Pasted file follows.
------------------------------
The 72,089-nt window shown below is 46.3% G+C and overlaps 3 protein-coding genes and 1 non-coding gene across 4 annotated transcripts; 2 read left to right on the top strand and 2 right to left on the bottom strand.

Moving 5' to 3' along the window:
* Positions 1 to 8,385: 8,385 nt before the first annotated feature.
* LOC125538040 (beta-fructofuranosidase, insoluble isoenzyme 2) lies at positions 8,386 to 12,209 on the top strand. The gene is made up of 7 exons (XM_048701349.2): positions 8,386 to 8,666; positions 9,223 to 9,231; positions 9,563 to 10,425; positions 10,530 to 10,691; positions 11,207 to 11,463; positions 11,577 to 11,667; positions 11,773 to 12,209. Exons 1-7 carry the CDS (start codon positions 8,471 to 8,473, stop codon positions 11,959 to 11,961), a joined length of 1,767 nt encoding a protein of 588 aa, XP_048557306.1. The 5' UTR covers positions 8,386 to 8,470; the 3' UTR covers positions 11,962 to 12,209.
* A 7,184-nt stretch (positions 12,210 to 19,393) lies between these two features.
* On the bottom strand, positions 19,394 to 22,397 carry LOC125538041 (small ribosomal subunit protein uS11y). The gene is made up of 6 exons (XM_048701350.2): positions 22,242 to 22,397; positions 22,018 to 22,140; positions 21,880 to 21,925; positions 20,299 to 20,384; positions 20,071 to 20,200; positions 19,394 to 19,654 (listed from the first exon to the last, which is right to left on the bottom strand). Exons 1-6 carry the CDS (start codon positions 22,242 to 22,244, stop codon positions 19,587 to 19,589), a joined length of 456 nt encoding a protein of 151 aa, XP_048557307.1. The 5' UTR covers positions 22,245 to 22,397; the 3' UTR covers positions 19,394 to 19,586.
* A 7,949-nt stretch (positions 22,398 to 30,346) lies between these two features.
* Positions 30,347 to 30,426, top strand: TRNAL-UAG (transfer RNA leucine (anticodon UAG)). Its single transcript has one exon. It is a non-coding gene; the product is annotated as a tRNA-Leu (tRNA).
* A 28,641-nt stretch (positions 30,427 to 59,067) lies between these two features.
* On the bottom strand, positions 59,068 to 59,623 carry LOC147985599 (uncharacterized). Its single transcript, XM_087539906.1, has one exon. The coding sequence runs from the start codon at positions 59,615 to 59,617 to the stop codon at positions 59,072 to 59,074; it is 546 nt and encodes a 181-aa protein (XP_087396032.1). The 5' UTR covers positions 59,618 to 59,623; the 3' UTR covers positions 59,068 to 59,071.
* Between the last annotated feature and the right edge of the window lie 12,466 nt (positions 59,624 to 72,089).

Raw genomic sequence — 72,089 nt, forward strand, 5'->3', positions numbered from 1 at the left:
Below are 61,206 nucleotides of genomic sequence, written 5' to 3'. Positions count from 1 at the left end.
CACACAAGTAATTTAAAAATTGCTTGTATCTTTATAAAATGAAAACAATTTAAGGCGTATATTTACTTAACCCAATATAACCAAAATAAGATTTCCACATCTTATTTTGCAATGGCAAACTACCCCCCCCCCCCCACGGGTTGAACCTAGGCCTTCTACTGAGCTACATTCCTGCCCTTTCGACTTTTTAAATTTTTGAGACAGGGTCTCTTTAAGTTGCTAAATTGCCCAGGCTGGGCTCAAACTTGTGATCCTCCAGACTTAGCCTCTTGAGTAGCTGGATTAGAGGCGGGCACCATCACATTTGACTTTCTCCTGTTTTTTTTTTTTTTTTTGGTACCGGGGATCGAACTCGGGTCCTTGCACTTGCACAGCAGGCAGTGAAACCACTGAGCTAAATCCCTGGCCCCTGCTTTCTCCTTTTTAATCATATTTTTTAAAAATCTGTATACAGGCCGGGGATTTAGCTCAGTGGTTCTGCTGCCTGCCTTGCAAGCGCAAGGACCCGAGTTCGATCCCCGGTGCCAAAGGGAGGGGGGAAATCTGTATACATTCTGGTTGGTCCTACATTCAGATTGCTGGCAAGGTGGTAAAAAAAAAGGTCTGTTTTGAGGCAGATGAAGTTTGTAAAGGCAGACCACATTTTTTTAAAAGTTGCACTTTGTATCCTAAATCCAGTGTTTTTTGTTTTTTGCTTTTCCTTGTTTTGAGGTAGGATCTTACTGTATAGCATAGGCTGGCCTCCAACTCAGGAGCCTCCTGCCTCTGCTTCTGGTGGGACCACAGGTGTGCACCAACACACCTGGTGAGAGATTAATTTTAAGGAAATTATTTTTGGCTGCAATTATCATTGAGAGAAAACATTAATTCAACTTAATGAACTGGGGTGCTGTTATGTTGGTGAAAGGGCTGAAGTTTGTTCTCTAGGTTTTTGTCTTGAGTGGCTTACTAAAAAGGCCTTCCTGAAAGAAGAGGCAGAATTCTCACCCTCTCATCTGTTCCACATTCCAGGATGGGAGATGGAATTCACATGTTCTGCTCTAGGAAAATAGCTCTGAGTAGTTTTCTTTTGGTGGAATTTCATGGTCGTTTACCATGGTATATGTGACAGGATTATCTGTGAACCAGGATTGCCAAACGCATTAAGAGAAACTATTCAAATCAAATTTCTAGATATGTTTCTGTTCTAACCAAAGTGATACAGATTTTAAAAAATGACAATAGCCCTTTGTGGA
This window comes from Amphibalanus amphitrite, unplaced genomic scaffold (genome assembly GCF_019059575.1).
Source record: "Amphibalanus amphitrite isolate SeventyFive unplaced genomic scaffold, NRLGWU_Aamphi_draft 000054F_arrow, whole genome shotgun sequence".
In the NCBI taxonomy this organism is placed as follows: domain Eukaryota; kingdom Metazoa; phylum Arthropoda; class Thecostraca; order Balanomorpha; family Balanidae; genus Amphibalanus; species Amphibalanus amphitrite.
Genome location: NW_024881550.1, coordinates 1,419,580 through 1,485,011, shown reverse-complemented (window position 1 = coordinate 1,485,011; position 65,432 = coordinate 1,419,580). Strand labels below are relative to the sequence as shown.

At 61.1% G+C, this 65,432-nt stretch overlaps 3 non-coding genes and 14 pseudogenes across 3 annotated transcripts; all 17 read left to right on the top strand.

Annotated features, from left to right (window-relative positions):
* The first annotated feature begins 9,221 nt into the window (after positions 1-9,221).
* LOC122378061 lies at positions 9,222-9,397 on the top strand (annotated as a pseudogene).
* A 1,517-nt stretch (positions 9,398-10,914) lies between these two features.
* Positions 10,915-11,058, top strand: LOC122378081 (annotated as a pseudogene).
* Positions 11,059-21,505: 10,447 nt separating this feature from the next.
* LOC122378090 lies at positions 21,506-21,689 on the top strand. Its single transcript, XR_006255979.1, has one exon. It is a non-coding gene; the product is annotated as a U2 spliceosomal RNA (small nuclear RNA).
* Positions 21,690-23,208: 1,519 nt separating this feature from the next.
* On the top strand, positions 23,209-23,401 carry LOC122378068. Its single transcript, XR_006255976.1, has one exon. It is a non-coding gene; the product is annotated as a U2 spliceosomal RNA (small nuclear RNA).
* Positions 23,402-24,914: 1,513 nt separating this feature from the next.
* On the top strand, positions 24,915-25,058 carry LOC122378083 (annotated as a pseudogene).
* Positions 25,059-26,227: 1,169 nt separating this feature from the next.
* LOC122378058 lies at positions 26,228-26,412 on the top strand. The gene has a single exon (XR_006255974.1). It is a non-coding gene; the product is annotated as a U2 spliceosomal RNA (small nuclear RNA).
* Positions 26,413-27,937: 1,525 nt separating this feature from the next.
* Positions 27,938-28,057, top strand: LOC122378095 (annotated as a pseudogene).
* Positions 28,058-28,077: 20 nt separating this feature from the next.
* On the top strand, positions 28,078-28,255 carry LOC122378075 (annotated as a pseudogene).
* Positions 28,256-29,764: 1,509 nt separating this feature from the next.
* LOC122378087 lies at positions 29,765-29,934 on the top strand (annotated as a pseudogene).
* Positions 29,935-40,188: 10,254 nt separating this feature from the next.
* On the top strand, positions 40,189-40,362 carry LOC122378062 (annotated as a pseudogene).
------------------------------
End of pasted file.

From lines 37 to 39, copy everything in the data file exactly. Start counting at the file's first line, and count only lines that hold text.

* Positions 28,256-29,764: 1,509 nt separating this feature from the next.
* LOC122378087 lies at positions 29,765-29,934 on the top strand (annotated as a pseudogene).
* Positions 29,935-40,188: 10,254 nt separating this feature from the next.